At the end of the day, and in leu of my rant, I guess I really did like it. It just took me talking about it to realize that my strong emotions came from a strong connection. I guess you can take that for what will. (Probably that I’m a lunatic.)
I’m not going to recommend you run out and purchase a copy right now, but I will say…add it to your TBR. It’s original enough to warrant your time at a later date.
Happy Reading my fellow Kindle-ites and remember: YOU are responsible for your own life.
The night was starkly beautiful under a canopy of jeweled stars. I savored my moments of freedom, which were marred by the realization that it was dripping away day by day.
The sizzle of coffee beans roasting in the skillet floated across the still air. Cups clinked on a tray as my father passed them around the circle. The aroma of roasted brew spiced with cardamom seeped into the night.
As I tried to slip past, Horeb’s eyes caught mine. Firelight flickered over his face, outlining his jaw and wind-tangled black hair. He was devastatingly handsome just as all the girls said, but his lips curled into a smile that sent shudders down my spine.
Horeb’s glance lingered on my body, settling not on my face, but lower, as if he was undressing me right there on the dirt path.
His eyes locking onto mine, Horeb rose from the circle of men. I jerked around, breaking off his stare. Walking faster, I turned the corner of the tent just as his arm reached out to stop me.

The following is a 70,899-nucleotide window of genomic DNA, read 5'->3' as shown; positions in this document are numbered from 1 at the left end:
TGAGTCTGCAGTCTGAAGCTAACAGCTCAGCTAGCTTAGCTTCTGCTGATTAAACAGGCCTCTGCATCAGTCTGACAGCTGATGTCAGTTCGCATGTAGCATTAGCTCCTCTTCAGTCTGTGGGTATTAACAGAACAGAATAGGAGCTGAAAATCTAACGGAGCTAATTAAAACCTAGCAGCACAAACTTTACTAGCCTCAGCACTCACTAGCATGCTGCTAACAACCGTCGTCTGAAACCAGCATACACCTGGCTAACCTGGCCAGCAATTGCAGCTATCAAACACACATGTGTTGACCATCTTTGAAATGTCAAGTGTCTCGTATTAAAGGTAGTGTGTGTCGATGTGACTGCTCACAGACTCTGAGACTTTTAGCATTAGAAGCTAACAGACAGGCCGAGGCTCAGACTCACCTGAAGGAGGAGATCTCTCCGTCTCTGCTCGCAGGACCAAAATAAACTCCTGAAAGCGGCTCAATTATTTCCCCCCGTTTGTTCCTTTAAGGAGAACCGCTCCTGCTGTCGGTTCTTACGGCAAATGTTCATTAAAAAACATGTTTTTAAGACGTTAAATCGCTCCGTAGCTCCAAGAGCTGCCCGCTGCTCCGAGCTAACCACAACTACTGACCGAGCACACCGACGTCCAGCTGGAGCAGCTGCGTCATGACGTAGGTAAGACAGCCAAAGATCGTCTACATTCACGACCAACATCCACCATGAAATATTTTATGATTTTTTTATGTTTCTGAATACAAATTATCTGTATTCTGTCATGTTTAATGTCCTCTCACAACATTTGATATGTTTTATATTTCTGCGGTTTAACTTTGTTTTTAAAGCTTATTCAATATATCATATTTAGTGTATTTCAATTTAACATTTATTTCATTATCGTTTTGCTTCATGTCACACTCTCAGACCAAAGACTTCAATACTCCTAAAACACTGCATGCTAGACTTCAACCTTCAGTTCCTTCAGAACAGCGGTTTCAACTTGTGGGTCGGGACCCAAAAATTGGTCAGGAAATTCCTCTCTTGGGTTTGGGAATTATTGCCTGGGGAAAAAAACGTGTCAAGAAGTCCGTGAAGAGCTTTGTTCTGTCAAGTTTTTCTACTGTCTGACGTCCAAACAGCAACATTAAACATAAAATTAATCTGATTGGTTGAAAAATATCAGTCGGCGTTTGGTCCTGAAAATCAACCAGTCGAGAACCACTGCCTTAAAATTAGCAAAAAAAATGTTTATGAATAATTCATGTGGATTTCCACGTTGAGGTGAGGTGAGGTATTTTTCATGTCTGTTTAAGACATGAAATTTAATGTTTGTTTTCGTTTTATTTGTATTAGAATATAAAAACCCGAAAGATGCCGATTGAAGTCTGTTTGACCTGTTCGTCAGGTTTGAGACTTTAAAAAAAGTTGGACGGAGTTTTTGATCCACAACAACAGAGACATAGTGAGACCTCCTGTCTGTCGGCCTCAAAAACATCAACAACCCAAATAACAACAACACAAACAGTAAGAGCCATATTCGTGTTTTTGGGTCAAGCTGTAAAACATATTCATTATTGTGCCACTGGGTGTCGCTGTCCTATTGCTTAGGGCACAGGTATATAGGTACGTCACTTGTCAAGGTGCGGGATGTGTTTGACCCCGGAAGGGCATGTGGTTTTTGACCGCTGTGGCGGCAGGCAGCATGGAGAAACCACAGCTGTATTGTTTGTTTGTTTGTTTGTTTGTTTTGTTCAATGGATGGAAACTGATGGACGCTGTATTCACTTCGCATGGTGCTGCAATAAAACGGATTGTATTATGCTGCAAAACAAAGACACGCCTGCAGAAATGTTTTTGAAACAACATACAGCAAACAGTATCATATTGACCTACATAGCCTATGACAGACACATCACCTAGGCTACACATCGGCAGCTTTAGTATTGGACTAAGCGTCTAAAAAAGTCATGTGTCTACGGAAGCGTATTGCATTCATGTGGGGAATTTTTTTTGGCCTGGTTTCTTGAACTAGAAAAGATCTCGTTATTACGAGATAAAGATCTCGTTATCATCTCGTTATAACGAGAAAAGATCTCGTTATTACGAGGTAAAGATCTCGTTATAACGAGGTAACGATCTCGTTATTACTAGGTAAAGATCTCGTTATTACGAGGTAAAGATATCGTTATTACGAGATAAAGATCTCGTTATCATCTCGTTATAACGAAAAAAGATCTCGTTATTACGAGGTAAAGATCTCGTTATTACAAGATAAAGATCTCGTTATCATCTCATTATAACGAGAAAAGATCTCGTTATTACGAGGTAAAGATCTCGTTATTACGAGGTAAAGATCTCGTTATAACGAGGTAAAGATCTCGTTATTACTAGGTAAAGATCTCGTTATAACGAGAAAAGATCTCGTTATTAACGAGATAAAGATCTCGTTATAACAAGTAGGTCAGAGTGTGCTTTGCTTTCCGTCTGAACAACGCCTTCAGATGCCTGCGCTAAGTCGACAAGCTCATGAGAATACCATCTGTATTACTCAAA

“So, little cousin,” Horeb said. “Have you been enjoying the betrothal ceremony? Tell me, are the women telling stories of marital relations?”
My breath caught like a thorn in my throat. The women’s ceremonies were not discussed with any male—only inside the privacy of a marriage bed.
“You shouldn’t be saying these things to me,” I said.
Running his fingers down my arm, Horeb continued to study me. “There are many things I’d like to say to you, Jayden. Do to you.”
There used to be a time when my throat pounded every time Horeb turned my direction. A time when he was growing into those big, dark eyes and that hard, muscular body. Moments when I wanted to touch his thick, black hair, or run my finger along his jaw to discover what a boy’s skin felt like with a newly growing beard. But now that I was sixteen, and he twenty, his stares made me uneasy. My heart still pounded, but not from love. And I wasn’t sure what it was or what to call it.